Millipede that really does have 1,000 legs is discovered in Australia: Previous bugs only sported a maximum of 750

Millipede that really does have 1,000 legs is discovered in Australia: Previous bugs only sported a maximum of 750

Millipede that really does have 1,000 legs is discovered in Australia: Previous bugs only sported a maximum of 750

The first millipede with 1,000 legs was discovered in a mine in Western Australia

Only 0.3 of an inch long, it has 1,306 legs – more than any other animal on Earth

Despite being called mille (‘thousand’) most millipedes have a few hundred legs

Despite their name, no millipede has been discovered with more than 750 legs – until now.

In a new paper published today, scientists report the discovery of the first millipede with more than 1,000 legs, found deep in an Australian mine.

In fact, it has a whopping 1,306 legs – more than any other animal – and belongs to a new species that has been named Eumillipes persephone.

Researchers measured four members of this new species, found underground in the mining area of the Eastern Goldfields Province of Australia.

At 3.76 inches long and 0.03 of an inch wide, the eyeless species has a long, thread-like body consisting of up to 330 segments, short legs and a cone-shaped head with antennae and a beak.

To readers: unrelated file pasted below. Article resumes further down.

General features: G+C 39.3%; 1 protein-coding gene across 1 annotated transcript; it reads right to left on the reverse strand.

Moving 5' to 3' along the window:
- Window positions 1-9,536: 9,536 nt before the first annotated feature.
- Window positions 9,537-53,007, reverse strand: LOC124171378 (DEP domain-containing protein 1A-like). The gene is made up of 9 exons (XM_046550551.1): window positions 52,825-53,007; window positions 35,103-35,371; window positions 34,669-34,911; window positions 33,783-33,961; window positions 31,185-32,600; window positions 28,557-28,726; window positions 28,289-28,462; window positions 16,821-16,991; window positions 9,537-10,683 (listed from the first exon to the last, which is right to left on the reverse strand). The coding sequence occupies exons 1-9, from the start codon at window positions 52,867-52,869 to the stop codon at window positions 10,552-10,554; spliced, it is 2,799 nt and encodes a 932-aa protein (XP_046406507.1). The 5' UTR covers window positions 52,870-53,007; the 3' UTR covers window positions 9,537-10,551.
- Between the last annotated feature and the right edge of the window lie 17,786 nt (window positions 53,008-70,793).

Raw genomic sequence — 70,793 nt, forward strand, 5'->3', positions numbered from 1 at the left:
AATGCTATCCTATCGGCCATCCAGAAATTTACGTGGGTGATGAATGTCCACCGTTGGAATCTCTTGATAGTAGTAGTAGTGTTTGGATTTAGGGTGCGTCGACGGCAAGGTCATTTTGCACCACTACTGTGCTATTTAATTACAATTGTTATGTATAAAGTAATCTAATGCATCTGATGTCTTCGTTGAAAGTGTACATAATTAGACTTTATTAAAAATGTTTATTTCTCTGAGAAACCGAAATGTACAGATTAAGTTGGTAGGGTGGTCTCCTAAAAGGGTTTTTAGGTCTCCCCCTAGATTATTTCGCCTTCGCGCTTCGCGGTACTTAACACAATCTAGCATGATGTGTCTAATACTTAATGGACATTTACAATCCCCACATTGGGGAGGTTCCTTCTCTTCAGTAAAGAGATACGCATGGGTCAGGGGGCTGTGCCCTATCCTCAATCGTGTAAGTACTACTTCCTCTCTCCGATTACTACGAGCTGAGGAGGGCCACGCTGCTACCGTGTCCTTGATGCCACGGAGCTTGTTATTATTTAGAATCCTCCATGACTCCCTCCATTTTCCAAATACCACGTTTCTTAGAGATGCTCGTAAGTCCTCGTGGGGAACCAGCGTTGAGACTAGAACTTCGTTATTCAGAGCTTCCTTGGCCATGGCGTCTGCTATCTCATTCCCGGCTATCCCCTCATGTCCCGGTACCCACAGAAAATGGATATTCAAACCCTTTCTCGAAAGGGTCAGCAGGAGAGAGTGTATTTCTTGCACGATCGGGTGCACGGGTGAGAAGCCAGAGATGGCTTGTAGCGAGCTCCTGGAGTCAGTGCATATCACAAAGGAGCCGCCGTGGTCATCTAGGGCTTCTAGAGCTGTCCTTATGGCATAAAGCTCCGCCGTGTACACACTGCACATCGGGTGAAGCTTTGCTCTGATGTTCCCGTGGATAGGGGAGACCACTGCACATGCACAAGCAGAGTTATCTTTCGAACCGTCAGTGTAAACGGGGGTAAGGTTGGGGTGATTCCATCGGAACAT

Along with colleagues, Paul Marek at Virginia Tech in Blacksburg discovered the millipede about 200 feet (60 metres) underground in a drill hole created for mineral exploration in the mining area of the Eastern Goldfields Province of Australia.

Centipedes and millipedes do not have 100 and 1,000 legs respectively, in spite of their prefixes.

‘The name “millipede” translates to a thousand feet (from mille “thousand” and pes “foot”),’ the authors say in their new paper, published today in Scientific Reports.

‘However, no millipede has ever been described with more than 750 legs.

‘We discovered a new record-setting species of millipede with 1,306 legs, Eumillipes persephone, from Western Australia.

‘This diminutive animal has 330 segments, a cone-shaped head with enormous antennae, and a beak for feeding.’

Its two antennae are used for navigating, to make up for its lack of eyesight.

Source: Daily mail

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Millipede that really does have 1,000 legs is discovered in Australia: Previous bugs only sported a maximum of 750

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